This is a photo of that highway I took one month before this video was posted. What should have been a one-hour trip to Ganta took me six hours in three different cars. According to a corporate magazine published in 2013 work started last dry season. Really?

Total Truck Flipped on the Ganta Road


They say they’re providing jobs.

As helpers and unskilled laborers because Liberians are hungry and are cheap to hire.


Did you see that school bus?

It takes the workers to the mine. Only a few operate in Yekepa to carry students to the company schools.


Production of saleable iron ore in Liberia was 4.1 million tonnes last year according to the 2013 Annual Report on the company’s web site (page 211). This was sold and according to the Mineral Development Agreement the Liberian Government received a 4.5% royalty. Who gets the other 95.5%?

In the video you see community members expressing hope and excitement that mining is returning. That’s because before the war the area was a LAMCO concession and there were heavy investments in infrastructure and development. (In a future post I’ll write about visiting the old mine with some of my students during this same trip to Nimba.) LAMCO built houses and roads and treated it like a place they lived. Arcelor Mittal has recently come under fire for bringing in temporary housing units instead of rehabilitating the old structures.

While I was in Nimba people expressed a lot of frustration with the situation but that wasn’t new. People have been shaking their heads since I got there in 2011. But things are getting more serious than I realized. The day after I left and returned to Cuttington a peaceful demonstration at the Tokedeh mine turned violent when the Emergency Response Unit (ERU) fired tear gas on protestors. Guns appeared out of homes—after the war Liberians were paid if they turned over their guns but they weren’t forced to—and things got heated. Several pieces of machinery were damaged and the highway ‘bridge’ (actually just boards) linking Sanniquellie to Yekepa was burned.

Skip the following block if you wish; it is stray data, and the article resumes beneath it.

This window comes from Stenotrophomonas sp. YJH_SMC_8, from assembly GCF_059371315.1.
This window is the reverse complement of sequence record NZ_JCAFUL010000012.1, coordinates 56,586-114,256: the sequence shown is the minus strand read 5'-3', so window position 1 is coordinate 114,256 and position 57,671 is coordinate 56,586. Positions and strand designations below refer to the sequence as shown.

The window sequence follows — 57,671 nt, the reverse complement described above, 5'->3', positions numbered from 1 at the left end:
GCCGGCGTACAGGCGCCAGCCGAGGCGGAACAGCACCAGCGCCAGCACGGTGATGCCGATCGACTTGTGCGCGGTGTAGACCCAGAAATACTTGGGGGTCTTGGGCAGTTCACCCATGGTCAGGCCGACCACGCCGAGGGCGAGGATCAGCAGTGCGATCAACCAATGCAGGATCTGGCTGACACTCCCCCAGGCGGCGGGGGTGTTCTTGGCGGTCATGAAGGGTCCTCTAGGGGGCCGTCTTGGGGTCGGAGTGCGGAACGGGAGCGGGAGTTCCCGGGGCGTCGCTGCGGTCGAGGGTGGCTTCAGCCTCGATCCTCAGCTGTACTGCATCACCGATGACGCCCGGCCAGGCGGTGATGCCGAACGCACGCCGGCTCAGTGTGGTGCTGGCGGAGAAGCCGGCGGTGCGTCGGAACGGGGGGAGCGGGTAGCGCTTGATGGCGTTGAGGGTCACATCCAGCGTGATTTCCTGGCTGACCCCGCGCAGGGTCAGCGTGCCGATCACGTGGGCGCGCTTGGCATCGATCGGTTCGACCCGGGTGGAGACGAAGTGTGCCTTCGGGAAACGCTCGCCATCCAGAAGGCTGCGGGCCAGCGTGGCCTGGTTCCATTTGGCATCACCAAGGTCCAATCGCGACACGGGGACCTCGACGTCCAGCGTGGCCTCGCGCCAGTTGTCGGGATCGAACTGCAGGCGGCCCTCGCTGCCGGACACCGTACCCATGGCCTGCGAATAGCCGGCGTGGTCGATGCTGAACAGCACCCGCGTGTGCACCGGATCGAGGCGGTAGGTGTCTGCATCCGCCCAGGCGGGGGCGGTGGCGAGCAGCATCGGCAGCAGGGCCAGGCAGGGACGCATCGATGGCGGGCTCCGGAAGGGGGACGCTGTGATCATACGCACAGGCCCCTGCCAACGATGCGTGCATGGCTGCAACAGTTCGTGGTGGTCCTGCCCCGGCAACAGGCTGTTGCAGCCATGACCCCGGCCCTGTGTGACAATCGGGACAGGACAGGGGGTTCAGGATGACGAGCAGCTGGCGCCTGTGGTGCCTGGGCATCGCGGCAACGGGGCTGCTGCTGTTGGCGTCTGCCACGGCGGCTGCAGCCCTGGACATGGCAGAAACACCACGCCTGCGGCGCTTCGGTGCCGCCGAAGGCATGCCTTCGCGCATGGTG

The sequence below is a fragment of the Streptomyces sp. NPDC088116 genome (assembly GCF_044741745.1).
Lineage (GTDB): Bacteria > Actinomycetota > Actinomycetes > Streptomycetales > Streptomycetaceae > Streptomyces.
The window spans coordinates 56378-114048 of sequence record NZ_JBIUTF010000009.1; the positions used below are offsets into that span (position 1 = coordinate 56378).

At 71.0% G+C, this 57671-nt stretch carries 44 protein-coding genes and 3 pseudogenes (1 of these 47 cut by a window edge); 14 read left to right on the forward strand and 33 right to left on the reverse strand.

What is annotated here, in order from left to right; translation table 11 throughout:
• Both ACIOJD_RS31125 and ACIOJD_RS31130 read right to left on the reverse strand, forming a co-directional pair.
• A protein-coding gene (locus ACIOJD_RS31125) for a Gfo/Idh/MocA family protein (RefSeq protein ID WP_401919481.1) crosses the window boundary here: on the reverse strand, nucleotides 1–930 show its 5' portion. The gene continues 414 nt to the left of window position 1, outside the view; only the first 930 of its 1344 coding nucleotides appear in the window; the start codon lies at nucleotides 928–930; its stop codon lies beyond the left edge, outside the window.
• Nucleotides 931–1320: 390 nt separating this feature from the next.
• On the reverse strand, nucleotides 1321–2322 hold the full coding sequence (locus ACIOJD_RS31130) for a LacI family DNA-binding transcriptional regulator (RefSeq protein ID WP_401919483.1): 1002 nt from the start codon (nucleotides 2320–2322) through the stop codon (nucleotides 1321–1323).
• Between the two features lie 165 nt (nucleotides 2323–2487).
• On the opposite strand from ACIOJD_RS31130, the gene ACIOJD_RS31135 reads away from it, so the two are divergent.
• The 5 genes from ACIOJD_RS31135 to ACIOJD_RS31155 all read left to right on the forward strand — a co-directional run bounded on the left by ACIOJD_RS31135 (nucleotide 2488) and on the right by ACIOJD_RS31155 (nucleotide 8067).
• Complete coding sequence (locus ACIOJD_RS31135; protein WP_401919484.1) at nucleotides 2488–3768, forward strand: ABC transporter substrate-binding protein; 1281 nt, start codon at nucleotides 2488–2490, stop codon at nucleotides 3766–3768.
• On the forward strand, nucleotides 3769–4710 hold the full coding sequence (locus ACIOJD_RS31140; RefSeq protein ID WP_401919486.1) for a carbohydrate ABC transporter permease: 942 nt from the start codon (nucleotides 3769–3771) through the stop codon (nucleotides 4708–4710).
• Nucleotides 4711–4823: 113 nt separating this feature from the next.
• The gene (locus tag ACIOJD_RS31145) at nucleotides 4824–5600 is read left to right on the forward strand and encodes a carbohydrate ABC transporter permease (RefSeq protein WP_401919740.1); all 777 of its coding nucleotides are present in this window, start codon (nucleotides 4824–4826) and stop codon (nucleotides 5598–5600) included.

I learned of all of this by word of mouth phone calls after arriving back at Cuttington but it was later confirmed on the radio and AllAfrica. The reaction in Bong County was disappointing. People said Nimbanians love violence. That the Mano and Gio people are trying to start another war. That they don’t know how to be grateful for the jobs and education their children are receiving.

No matter where I go I will always be a Nimbanian at heart. I have hundreds of Mano and Gio children and I know they fear nothing more than another war. They just want justice and none of their ‘big people’ are listening.  The protest was peaceful until the police fired the tear gas.  The company isn’t the only one at fault here–the government bears its own share of responsibility–but it sure isn’t the fault of the Nimba citizen.

My students all have smart phones (something I never expected to see) and back in our gathering on the road they whipped them out to show me photos of each other at work in their blue jumpsuits and orange vests.

“But don’t worry, Ms. RB,” one of them said soberly, “we are just using them like they’re using us. We’re going to take their money and find a way to go to school. We know this isn’t what you want us to do. Remember? What doesn’t challenge you doesn’t change you.” Then one of them pressed $20US into my hand. “This is from all of us to help with your transport here and to thank you for what you’ve done for us.” I refused up and down but they insisted. “This is Africa and we have to appreciate you.”

What doesn’t challenge you doesn’t change you.

If they only remember one thing from all my math classes, damn it, I’m glad it’s that.

Someday, in a more just world, I hope they’ll be the ones conducting the train, supervising the mine, and using their resources to actually develop the community. It’s going to be a challenge but I’ve never stopped believing that they can.

The world has enough for everyone’s need but not enough for everyone’s greed.

            – Mahatma Gandhi